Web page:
Even though some may welcome Chinese investments in principle, reports of their track record had reached Lebanon. Beijing is infamous for laying so-called debt traps—offering quick loans to build infrastructure in underdeveloped countries but at an unusually high-interest rate. When the country is unable to pay the debt, China simply seizes the assets

And while Chinese investments are promoted as coming with no political demands, Some countries in Africa where China has been investing heavily had to make statement against the protests in Hong Kong, where people have revolted for months against the mainland’s interference in their affairs.

File photo of Prime Minister, Hassan Diab and the Chinese Ambassador to Lebanon, Wang Kejian . Diab’s government is primarily supported by the Iranian backed Hezbollah. militant group and its allies , whose chief Hassan Nasrallah called for turning East for financial help as the Lebanese economy collapses. But China ‘s track record with debt traps scare the Lebanese


Beirut’s Little China restaurant is the city’s most prominent establishment that serves authentic Chinese food, and it’s a regular gathering place for people of Chinese origin. It also serves as a symbol of China’s marginal role in Lebanese life more generally.

If Hassan Nasrallah, the chief of Hezbollah, has his way, that may soon change. Nasrallah recently declared in a televised speech that Lebanon must “look east” to China for its salvation at its present time of crisis. The implication was clear: Lebanon should not look to the International Monetary Fund. His Lebanese audience was left befuddled. The extent of crisis was evident—the country’s economy has nosedived, to calamitous effect, in recent weeks—but Lebanon, including some of its most reactionary conservatives, has always understood itself as an outpost of Western values and influence in the Middle East.Trending Articles

But Nasrallah is not alone among Lebanese policymakers in believing the country may soon have no choice but to enter China’s political and economic orbit. If that happens, political analysts say, it could mark a new and uncertain chapter in the country’s history.

Lebanon’s economy is in shambles, threatening to join Zimbabwe or Venezuela as one of the world’s terminal economic disasters. Since October 2019, the Lebanese pound has lost 80 percent of its value and plummeted from its fixed exchange rate of 1,500 to the U.S. dollar to 8,000 last week on the black market. Salaries earned in the local currency have turned worthless as prices of basic commodities have tripled. Rises in food prices (including for bread) have hit the middle and lower classes especially hard, and electricity cuts have become regular occurrences. Some Lebanese have started resorting to barter, while the young and unemployed are increasingly opting for desperate measures to make a living. A 24-year-old graduate recently walked from shop to shop in a downtown Beirut market popular with expatriates to sell freshly squeezed orange juice. “Hi, will you support me, please,” he asked everyone plaintively.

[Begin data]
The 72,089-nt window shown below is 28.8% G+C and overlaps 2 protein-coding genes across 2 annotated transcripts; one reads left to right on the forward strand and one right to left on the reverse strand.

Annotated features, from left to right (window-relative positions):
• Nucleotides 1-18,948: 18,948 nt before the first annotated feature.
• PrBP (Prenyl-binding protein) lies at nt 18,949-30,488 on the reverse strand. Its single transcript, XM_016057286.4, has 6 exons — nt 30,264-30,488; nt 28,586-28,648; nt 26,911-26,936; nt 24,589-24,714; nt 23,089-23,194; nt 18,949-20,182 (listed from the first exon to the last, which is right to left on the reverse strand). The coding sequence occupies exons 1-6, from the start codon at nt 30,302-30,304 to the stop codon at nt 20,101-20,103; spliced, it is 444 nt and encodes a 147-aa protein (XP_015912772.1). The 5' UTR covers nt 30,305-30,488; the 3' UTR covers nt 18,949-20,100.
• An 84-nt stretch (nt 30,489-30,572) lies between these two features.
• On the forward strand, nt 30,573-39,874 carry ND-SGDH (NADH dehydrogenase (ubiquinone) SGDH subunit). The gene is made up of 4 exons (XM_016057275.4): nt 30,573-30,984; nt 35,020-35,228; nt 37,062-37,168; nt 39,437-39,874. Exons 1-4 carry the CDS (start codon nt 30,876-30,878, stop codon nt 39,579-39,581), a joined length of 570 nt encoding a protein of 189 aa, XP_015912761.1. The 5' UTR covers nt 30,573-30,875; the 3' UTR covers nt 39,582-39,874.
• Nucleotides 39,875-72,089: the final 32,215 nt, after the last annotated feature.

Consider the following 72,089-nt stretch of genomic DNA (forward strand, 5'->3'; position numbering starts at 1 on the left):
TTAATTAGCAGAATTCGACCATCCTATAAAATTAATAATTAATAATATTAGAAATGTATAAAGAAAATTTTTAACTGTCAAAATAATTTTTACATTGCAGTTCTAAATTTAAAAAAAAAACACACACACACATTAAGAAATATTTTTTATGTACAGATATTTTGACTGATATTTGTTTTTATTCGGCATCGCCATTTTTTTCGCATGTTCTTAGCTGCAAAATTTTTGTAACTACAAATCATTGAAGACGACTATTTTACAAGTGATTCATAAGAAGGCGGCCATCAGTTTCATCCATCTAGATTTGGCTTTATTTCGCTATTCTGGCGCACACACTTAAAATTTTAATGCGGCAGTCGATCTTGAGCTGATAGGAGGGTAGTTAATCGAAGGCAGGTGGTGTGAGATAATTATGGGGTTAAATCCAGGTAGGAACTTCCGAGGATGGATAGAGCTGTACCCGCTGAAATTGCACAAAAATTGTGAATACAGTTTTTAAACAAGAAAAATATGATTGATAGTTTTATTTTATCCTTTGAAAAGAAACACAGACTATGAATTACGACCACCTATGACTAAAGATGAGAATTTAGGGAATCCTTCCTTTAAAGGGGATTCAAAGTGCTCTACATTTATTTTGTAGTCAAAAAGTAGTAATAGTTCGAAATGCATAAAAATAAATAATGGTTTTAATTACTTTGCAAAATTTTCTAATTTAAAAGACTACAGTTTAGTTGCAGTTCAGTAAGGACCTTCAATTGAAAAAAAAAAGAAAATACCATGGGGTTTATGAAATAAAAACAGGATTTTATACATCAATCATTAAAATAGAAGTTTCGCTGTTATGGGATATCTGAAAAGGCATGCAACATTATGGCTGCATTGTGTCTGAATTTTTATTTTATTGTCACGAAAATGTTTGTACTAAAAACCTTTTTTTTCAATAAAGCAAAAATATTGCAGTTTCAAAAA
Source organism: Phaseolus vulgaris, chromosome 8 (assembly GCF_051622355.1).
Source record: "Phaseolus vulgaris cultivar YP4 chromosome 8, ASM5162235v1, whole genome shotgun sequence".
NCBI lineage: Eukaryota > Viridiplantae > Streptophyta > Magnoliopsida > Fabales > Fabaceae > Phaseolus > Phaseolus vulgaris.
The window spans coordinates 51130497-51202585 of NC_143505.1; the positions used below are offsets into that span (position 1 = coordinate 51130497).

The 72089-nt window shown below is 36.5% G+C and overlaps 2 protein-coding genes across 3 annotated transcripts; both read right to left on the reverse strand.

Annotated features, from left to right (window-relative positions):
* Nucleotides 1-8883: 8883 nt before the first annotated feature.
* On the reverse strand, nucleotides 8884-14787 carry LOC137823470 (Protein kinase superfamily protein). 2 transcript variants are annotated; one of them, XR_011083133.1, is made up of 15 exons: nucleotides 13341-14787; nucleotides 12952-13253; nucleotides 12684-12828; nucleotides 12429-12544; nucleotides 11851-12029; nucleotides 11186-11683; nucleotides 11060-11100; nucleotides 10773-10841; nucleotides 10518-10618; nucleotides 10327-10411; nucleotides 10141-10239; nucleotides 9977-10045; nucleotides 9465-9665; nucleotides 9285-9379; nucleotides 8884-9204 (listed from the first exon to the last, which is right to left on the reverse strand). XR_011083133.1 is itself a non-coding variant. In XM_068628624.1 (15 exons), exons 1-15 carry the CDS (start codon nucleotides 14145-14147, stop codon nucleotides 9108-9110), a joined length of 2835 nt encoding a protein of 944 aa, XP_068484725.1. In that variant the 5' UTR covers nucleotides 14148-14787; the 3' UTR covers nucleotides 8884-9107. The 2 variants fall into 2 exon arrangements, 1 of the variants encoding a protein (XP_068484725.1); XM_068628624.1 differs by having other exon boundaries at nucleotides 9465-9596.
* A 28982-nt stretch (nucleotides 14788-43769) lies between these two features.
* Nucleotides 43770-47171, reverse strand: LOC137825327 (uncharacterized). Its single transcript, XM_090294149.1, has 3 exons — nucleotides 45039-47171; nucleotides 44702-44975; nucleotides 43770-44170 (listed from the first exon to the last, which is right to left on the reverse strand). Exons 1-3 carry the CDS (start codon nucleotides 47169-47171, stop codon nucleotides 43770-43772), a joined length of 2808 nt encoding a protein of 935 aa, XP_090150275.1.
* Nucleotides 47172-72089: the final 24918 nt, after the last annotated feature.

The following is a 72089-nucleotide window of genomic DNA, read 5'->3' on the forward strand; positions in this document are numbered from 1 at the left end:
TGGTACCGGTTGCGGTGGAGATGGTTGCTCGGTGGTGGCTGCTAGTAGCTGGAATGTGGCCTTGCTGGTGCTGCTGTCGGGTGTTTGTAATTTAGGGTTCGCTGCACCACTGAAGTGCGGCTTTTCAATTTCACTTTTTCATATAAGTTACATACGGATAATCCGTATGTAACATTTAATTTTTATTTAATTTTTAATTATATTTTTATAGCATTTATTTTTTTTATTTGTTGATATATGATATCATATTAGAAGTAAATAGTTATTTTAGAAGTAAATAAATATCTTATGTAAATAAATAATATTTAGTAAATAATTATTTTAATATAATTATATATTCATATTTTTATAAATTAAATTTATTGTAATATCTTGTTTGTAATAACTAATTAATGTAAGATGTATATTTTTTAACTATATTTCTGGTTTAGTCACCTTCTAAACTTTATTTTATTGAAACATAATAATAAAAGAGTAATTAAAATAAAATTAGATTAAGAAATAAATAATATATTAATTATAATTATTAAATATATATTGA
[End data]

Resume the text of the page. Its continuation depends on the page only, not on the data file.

But Lebanon’s ruling elite continue to drag their feet on political and economic reforms meant to halt corruption and restructure indebted banks, measures necessary to procure a $10 billion bailout from the IMF. Two European diplomats told Foreign Policy that division between Lebanese political factions is the reason the IMF loan hasn’t yet come through. Last week, Alain Bifani, one of Lebanon’s top negotiators with the IMF, resigned from his senior position at the finance ministry and was quoted as saying he had reached a “dead end” with the political and financial elite. He said those with vested interests were obstructing the path to change, because any bailout envisioned a haircut of $3 billion on accounts held by the country’s most wealthy. Millions of Lebanese have been braving a de facto haircut since banks imposed capital controls in mid-November 2019 and refused to let them withdraw their money. A few days after Bifani’s resignation, talks with the IMF were suspended entirely.

Among the few countries able to productively mediate between the IMF and Lebanon would be the United States, a traditional ally of Beirut and the fund’s largest contributor. But, even as Lebanon’s economic crisis accelerates, the United States and Lebanon’s political actors have intensified their war of words. Hezbollah has blamed the United States for deliberately stopping the flow of dollars to Lebanon, while the American representatives accused Hezbollah of hoarding dollars and large-scale smuggling. Last week, a Lebanese judge reprimanded U.S. Ambassador to Lebanon Dorothy Shea after she criticized Hezbollah. He said she was “pitting the Lebanese people against each other,” and, in an unprecedented move, he banned media organizations from interviewing her for a year. He added that any violation would be punished with a $200,000 fine. (In a show of defiance, several local TV channels had the ambassador on air the same evening.) The United States, by unilaterally imposing Caesar Act sanctions on the Syrian regime, has also prevented the Lebanese economy from benefiting from any reconstruction of its neighboring country.